ifIndex ifName ifInOctets
1 ethernet1 2356
2 serial1 -
... ... ...
257 serial256 -
258 tokenring1 5439

Gotcha 1:

In response to a getnext ifInOctets.1 the agent should not successively call each serial driver (1 - 256) only to discover there is no ifInOctets. The agent should check that ifInOctets exists for the interface before calling the serial driver for a value.

Gotcha 2:

In response to a getnext ifInOctets.1, ifName.1 the agent, after calling the correct driver for ifInOctets, should not use that call for ifName - and return tokenring1.

By way of explaining his implementation concerns, Jeff described the box he worked on. Called a subscriber management system, it accepts parallel frame relay or parallel atm circuits from a digital subscriber line access multiplexor (DSLAM) and creates a circuit to an outgoing frame relay or atm circuit.

Some discussion followed, leading to an accepted interface layering model for this box: -multiple interface stacks (e.g. ppp over atm, ppp over frame relay), -a router with virtual interfaces and physical interfaces (atm and fr), -and a programmable cross connect between the two. With this model, a manageable stacking of interfaces follows, allowing the ifStack table and the interface state to be kept with acceptable complexity.

Discussion followed on the usefulness of the lowerLayerDown state of ifOperStatus. It was accepted as useful.

Discussion followed on the advisability of making a DS0 circuit an interface. Two wg members said they did not do so. It was accepted that 2233 gave sufficient leeway to implementors so that they may make this choice.

Jeff reported that he had implemented 64bit counters and the ifStack ifXTable. He had not implemented write capability, nor the ifRecvAddrTable.

III. Implementation Experience with RFC2233 - Bob Stewart (cisco)

The correct contact person is Sandra Durham who is not yet finished.

IV. Implementation Experience with RFC2233 - Kevin Koenig (Ascend)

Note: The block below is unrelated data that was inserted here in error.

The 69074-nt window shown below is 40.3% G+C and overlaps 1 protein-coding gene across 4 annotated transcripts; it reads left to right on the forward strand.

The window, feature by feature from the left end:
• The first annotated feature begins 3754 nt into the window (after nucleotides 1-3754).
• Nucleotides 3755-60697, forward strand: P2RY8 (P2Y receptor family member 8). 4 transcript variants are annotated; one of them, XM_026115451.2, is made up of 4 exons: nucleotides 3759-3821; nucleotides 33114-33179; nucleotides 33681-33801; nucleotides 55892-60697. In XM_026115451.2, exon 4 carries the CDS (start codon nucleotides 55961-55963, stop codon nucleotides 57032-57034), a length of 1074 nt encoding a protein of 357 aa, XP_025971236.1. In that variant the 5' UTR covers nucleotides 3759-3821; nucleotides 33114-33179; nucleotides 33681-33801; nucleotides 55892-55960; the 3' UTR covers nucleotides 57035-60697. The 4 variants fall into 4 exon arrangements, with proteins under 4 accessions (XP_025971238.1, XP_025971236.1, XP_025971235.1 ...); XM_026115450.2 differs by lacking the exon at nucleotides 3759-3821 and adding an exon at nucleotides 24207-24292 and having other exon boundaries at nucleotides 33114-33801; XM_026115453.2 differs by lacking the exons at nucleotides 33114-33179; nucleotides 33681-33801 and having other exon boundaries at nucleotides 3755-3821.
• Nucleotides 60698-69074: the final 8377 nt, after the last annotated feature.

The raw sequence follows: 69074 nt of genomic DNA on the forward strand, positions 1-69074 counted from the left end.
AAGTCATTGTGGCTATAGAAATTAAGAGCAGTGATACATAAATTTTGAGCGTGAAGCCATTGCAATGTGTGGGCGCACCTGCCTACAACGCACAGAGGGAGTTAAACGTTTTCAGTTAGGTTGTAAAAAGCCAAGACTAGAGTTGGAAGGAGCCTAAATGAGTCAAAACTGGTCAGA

The implementation is two months away.

V. Implementation Experience with RFC2233 - Ken White (IBM)

Ken reported that the System 390 implementation includes 64bit counters, particularly with ATM, and the ifStack table, but not the ifRecvAddr table.

VI. Implementation Experience with RFC2233 - Joan Cucchiara (Bay)

The correct contact person is John Seligson. Bay has implemented 64bit counters, the ifStack table and the ifRecvAddr table.

VII. Implementation Experience with RFC2233 - Jeff Case (SNMP Research)

Jeff discussed "open systems" in which a master agent is purchased from one vendor and several interface cards each with a subordinate agent are purchased from other vendors. The prime examples are multihomed Unix and NT systems.

His reasoning goes as follows:

In an open system the ifStack Table is simply not implementable. Such systems are therefor not in compliance with RFC 1573 or 2233. RFP writers generally quote RFC numbers, not conformance statements within the RFC. Given the state of the network management market, we should be making SNMP as market friendly as possible. In general the working group agreed.

Several options were discussed:

At the same time the wg also considered an inverse stack table, which reverses the indices of the ifStack table, thereby showing the interface layering from the bottom up. It is a recurring request, and has gained more support. As the number of interfaces increases the advantages of supporting inverse sorting has increased, but the cost of supporting it may increase with large numbers of interfaces.

Several straw polls were taken to assess the feeling of the wg, leading to a first choice and second choice for resolving this.

First choice:

Second choice:

The working group chair took the responsibility for speaking with the appropriate area directors to figure out whether we progress with choice one or choice two.


None Received